Love, Self

10 Batsh*t Crazy Reasons Women Should Do ALL The Cooking

Photo: WeHeartIt

As our country moves toward a more inclusive society — one that promotes gender equality through equal pay for the sexes and acknowledges women's contributions in fields as diverse as entertainment, science, and women's sports — there is a fear that shifting gender roles may cause a rift in our patriarchal social fabric.

But rather than hide from this fear, we must make it part of our national conversation, drag it into the open, and tickle it until it cries out in submission. We must acknowledge that change is real and unavoidable, and then take a stance, no matter how indefensible, that in order to move forward we must look to the past. 

For example, am I supposed to stand back without comment and watch as my wife abandons the kitchen for the boardroom? The laundry room for the laboratory? The changing table for the operating table? No!

As a standard man, I have mostly unevolved feelings on sensitive gender issues, but they obviously carry greater weight than my female contemporaries, which is why I'm unafraid to take a hardline stance in such a public forum:


Many of you reading this may be a woman or women, and I get it. But before you start sending hatemail telling me why a man has no right to tell a woman her place, I'd like you to carefully consider the following ten reasons why women should continue to do all the cooking, no matter where their careers take them. It's a list backed up by science, scholarship and quite a few visits to Yahoo! Answers.

This is why women should do all the cooking.

1. Women are curvier, and are therefore able to move more aerodynamically.

Men are chiseled slabs of granite whose natural wind resistance makes them slow and lumbering. They're good for tenderizing meat, but not much else.

2. The female bosom acts as a natural buffer against food spillage during tastings.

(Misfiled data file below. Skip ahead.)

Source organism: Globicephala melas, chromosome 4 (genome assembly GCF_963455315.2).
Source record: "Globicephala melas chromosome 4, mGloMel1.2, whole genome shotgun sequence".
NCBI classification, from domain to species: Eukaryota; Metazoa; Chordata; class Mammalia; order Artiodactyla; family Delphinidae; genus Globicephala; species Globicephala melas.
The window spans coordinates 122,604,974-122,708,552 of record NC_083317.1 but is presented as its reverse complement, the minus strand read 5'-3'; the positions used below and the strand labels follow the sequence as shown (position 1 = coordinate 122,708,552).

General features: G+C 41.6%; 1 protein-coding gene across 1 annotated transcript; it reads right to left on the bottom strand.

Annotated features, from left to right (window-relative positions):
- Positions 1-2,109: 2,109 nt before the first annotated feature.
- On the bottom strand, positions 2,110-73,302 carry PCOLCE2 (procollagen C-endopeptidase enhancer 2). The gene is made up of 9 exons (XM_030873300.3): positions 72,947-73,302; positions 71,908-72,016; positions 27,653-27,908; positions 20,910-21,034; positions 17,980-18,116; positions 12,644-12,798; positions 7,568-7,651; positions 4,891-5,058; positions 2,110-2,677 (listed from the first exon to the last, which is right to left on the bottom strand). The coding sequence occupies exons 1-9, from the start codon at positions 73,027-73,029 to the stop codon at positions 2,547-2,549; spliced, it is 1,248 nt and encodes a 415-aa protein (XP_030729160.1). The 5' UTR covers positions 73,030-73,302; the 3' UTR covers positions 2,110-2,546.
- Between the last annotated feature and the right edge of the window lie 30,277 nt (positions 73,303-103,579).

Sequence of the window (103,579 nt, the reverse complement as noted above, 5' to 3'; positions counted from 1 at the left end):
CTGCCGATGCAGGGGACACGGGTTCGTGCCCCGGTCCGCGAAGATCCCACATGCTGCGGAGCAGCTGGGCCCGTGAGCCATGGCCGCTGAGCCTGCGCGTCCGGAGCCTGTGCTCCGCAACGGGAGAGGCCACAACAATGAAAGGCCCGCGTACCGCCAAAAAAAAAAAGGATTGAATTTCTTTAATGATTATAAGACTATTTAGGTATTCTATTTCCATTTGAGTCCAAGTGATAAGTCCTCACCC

Forcing an uncoordinated, flat-chested man to test out food almost guarantees kitchen surfaces that resemble nothing less than a slaughterhouse floor.

3. An apron will never touch the floor.

In the event of sudden apron string disengagement, an apron will only fall as far as a woman's hips, where it will gently alight, thereby avoiding greater food exposure. If that same apron were fastened to a man, the plunging protective garment would find no purchase on his skinny, slender hips and fall right to the floor, resulting in almost certain clothing ruin. 

4. Women are biologically predisposed to take care of whatever is in "the oven."

Whether that's a real oven (literal) or their uterus (figurative oven).

5. In the animal kingdom, females nurture ... and males watch TV and drink beer.

Hens (female chickens) take care of and nurture the egg while roosters (man chickens) don't. It can therefore be fairly extrapolated, per natural law, that a human woman should be expected to take care of egg preparation, be it scrambled, over easy, or as an omelet with ham and black olives thrown in to spice things up.

6. It’s called The Joy of Cooking, not The Roger of Cooking.

Joy is a lady's name. It's a cookbook named after a lady. Don't argue with the Library of Congress. 

7. Women's menstrual cycles are known to attract wild animals.

Which is an ideal scenario for a woman who finds herself facing a bare cupboard. In a similar situation, a man would surely perish due to lack of meat.

8. Cooking is proof that women can excel at anything.

If you've read this far, you're clearly looking for ammunition to refute the idea that a woman belongs in the kitchen. Shame on you. Why can't women excel in the kitchen as they excel elsewhere? You're clearly part of the problem.

9. Two words: small fingers.

The Prophecy hath foretold that only a person with fingers small and delicate enough to assemble fresh ravioli will lead humankind to salvation. You don't want to mess with The Prophecy, do you?

10. Men are tired.

I've had a long day, and just ... I can't do cereal again. You know how my mom taught you how to prepare that chicken and rice recipe I like? Can you make that? I promise I'll do breakfast tacos sometime this weekend. Maybe.


In summation, this is a joke. It's not a real list. As such, we respectfully ask that you refrain from becoming outraged, raising a stink, sending belligerent tweets, condemning the article on Facebook, calling your Congressperson, creating a virulent hashtag, or otherwise writing a well-intentioned thinkpiece.